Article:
Ans: If you registered on time (i.e., when your registration window opened), you should not have been closed out; if in fact that is what happened, talk to one of the advisors in the Advising Office. If you registered late and hence got closed out, you may have to wait until the course is offered again. You may also want to try going to class for the first few days and see if there is room and whether the instructor will let you add the class. But note that this is up to the individual instructor.

    • I am in the BS CIS program and got a D in the course "CSE uxyz". The Arts & Science College told me that I cannot use this course as part of my major program since my grade was less than C-. But my friend who is in CSE who also got D in the course is able to use the course as part of his major. Why is this, and isn't this unfair?

      Ans: This is because the ASC policies are different from those of the College of Engineering. It may be unfair but there is nothing the department can do about it.

    • I am looking for a job/internship; please help!

      Ans: See the Co-op/Internships/Jobs page.

    • I am about to graduate; what do I need to do?

      Ans: If you are a BS-CSE major, see the Handbook of the Engineering College's Committee on Academic Affairs, specifically pages 32-33 of the handbook for graduation requirements and procedures. If you are a BS-CIS or BA-CIS major, see the graduation procedures page.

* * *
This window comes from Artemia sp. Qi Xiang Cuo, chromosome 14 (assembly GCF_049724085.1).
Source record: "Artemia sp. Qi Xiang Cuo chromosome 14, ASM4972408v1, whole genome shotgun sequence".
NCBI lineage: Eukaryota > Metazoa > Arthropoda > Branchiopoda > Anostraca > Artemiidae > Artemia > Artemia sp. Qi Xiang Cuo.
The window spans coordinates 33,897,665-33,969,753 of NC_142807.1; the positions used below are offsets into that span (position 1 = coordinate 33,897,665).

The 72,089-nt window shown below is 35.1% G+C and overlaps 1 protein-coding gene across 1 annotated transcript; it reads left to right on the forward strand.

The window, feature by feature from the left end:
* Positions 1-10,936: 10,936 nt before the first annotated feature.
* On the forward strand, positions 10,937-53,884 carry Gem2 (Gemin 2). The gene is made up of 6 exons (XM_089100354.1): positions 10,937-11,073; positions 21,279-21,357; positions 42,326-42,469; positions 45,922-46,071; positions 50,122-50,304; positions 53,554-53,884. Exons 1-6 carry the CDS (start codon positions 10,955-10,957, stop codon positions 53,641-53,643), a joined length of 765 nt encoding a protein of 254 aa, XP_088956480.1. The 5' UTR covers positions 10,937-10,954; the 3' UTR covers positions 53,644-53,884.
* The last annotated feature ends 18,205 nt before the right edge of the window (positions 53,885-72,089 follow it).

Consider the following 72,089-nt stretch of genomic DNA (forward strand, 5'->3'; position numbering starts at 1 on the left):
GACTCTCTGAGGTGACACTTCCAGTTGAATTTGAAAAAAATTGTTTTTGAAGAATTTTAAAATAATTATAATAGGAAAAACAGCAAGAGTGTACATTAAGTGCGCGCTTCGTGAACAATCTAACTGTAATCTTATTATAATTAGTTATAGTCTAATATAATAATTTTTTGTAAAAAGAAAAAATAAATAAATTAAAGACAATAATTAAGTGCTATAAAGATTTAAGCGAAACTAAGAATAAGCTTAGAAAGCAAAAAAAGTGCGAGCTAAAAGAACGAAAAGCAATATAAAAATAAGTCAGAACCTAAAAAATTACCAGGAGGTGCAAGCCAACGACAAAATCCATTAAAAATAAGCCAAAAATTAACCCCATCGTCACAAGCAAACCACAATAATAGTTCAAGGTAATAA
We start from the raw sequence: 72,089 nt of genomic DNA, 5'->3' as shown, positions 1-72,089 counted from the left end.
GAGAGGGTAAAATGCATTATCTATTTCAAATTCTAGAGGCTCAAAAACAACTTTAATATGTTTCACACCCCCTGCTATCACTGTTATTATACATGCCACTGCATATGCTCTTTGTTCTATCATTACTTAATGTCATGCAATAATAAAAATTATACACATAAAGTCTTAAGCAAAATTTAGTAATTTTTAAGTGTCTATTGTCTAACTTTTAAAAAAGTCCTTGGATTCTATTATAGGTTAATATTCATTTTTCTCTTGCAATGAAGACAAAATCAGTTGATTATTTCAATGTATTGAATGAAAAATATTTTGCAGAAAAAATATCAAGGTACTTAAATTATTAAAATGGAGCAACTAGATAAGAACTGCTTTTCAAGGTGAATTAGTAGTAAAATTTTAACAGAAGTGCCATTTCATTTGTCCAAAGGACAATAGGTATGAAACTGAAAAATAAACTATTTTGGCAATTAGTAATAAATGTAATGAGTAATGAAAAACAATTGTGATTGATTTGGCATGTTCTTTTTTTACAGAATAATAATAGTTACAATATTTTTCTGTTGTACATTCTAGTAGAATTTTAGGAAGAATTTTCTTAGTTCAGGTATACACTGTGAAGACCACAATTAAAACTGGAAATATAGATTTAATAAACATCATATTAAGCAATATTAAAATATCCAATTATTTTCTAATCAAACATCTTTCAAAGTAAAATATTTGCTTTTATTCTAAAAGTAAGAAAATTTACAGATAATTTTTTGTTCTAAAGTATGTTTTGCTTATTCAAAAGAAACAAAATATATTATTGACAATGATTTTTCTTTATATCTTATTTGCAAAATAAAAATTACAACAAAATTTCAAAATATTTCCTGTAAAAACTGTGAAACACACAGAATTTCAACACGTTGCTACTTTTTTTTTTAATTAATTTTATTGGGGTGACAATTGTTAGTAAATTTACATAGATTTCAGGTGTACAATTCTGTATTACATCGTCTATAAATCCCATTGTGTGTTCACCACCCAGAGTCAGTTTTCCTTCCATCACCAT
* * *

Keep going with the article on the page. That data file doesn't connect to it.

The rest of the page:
• I am graduating this term. I have looked for my advisor but I can never find him/her. Help!

      Ans: Go to his/her office during office hours (you can find information about individual faculty member's office hours from the CSE main office  in 395 Dreese Labs (tel: 292-5813)); send the person email; or call. If after several attempts, you are not able to reach your advisor, contact the Advising Office. (But please note that most faculty members are involved with a number of activities and may take a day or two to respond to your message.)

    • I don't know who my faculty advisor is. I need to file my graduation application which needs the advisor's signature. Help!

      Ans: Your faculty advisor is listed on the first page of your Student Center.

    • I do know who my faculty advisor is but he/she is not able to answer all the questions I have. Help!

      Ans: Talk to the Advising Office and explain what the problem is. They may be able to assign a new faculty advisor for you.

    • My question is not answered here; help!

      Ans: Contact the Advising Office.